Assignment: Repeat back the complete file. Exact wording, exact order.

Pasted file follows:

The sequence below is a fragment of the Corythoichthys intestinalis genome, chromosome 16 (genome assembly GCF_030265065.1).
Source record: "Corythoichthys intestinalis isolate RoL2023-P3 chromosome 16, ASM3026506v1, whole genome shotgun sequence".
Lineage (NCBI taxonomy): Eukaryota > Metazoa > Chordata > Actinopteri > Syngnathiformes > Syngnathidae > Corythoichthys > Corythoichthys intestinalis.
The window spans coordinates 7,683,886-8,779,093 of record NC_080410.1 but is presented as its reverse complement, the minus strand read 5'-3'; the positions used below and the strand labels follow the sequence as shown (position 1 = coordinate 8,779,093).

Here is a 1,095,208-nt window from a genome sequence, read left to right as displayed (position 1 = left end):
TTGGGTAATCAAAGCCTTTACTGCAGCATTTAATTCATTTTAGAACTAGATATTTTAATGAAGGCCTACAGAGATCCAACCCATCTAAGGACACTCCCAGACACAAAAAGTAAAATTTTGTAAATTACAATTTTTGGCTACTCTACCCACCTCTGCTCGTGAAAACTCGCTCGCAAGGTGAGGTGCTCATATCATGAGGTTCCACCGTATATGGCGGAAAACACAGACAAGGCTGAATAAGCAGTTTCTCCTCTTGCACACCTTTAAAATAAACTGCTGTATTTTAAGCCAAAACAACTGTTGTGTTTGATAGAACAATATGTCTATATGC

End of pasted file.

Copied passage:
The sequence below is a fragment of the Corythoichthys intestinalis genome, chromosome 16 (genome assembly GCF_030265065.1).
Source record: "Corythoichthys intestinalis isolate RoL2023-P3 chromosome 16, ASM3026506v1, whole genome shotgun sequence".
Lineage (NCBI taxonomy): Eukaryota > Metazoa > Chordata > Actinopteri > Syngnathiformes > Syngnathidae > Corythoichthys > Corythoichthys intestinalis.
The window spans coordinates 7,683,886-8,779,093 of record NC_080410.1 but is presented as its reverse complement, the minus strand read 5'-3'; the positions used below and the strand labels follow the sequence as shown (position 1 = coordinate 8,779,093).

Here is a 1,095,208-nt window from a genome sequence, read left to right as displayed (position 1 = left end):
TTGGGTAATCAAAGCCTTTACTGCAGCATTTAATTCATTTTAGAACTAGATATTTTAATGAAGGCCTACAGAGATCCAACCCATCTAAGGACACTCCCAGACACAAAAAGTAAAATTTTGTAAATTACAATTTTTGGCTACTCTACCCACCTCTGCTCGTGAAAACTCGCTCGCAAGGTGAGGTGCTCATATCATGAGGTTCCACCGTATATGGCGGAAAACACAGACAAGGCTGAATAAGCAGTTTCTCCTCTTGCACACCTTTAAAATAAACTGCTGTATTTTAAGCCAAAACAACTGTTGTGTTTGATAGAACAATATGTCTATATGC